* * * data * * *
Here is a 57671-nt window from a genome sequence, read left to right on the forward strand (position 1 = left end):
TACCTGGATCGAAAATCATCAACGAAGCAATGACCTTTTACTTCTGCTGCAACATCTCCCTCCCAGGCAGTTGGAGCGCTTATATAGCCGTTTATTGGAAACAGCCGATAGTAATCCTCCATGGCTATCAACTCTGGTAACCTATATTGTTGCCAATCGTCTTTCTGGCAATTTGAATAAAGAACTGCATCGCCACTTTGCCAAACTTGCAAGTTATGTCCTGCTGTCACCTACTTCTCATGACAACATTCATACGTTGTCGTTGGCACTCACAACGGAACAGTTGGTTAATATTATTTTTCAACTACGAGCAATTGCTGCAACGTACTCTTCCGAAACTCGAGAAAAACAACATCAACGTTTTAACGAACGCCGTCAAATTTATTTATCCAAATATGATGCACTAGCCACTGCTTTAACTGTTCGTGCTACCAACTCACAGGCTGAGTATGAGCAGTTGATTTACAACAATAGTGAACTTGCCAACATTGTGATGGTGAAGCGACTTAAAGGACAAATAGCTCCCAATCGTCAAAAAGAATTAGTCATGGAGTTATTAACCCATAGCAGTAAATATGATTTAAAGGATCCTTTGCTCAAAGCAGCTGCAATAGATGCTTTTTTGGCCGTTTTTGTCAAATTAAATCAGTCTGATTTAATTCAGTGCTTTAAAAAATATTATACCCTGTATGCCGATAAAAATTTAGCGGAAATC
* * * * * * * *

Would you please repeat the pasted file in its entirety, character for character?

Here is a 57671-nt window from a genome sequence, read left to right on the forward strand (position 1 = left end):
TACCTGGATCGAAAATCATCAACGAAGCAATGACCTTTTACTTCTGCTGCAACATCTCCCTCCCAGGCAGTTGGAGCGCTTATATAGCCGTTTATTGGAAACAGCCGATAGTAATCCTCCATGGCTATCAACTCTGGTAACCTATATTGTTGCCAATCGTCTTTCTGGCAATTTGAATAAAGAACTGCATCGCCACTTTGCCAAACTTGCAAGTTATGTCCTGCTGTCACCTACTTCTCATGACAACATTCATACGTTGTCGTTGGCACTCACAACGGAACAGTTGGTTAATATTATTTTTCAACTACGAGCAATTGCTGCAACGTACTCTTCCGAAACTCGAGAAAAACAACATCAACGTTTTAACGAACGCCGTCAAATTTATTTATCCAAATATGATGCACTAGCCACTGCTTTAACTGTTCGTGCTACCAACTCACAGGCTGAGTATGAGCAGTTGATTTACAACAATAGTGAACTTGCCAACATTGTGATGGTGAAGCGACTTAAAGGACAAATAGCTCCCAATCGTCAAAAAGAATTAGTCATGGAGTTATTAACCCATAGCAGTAAATATGATTTAAAGGATCCTTTGCTCAAAGCAGCTGCAATAGATGCTTTTTTGGCCGTTTTTGTCAAATTAAATCAGTCTGATTTAATTCAGTGCTTTAAAAAATATTATACCCTGTATGCCGATAAAAATTTAGCGGAAATC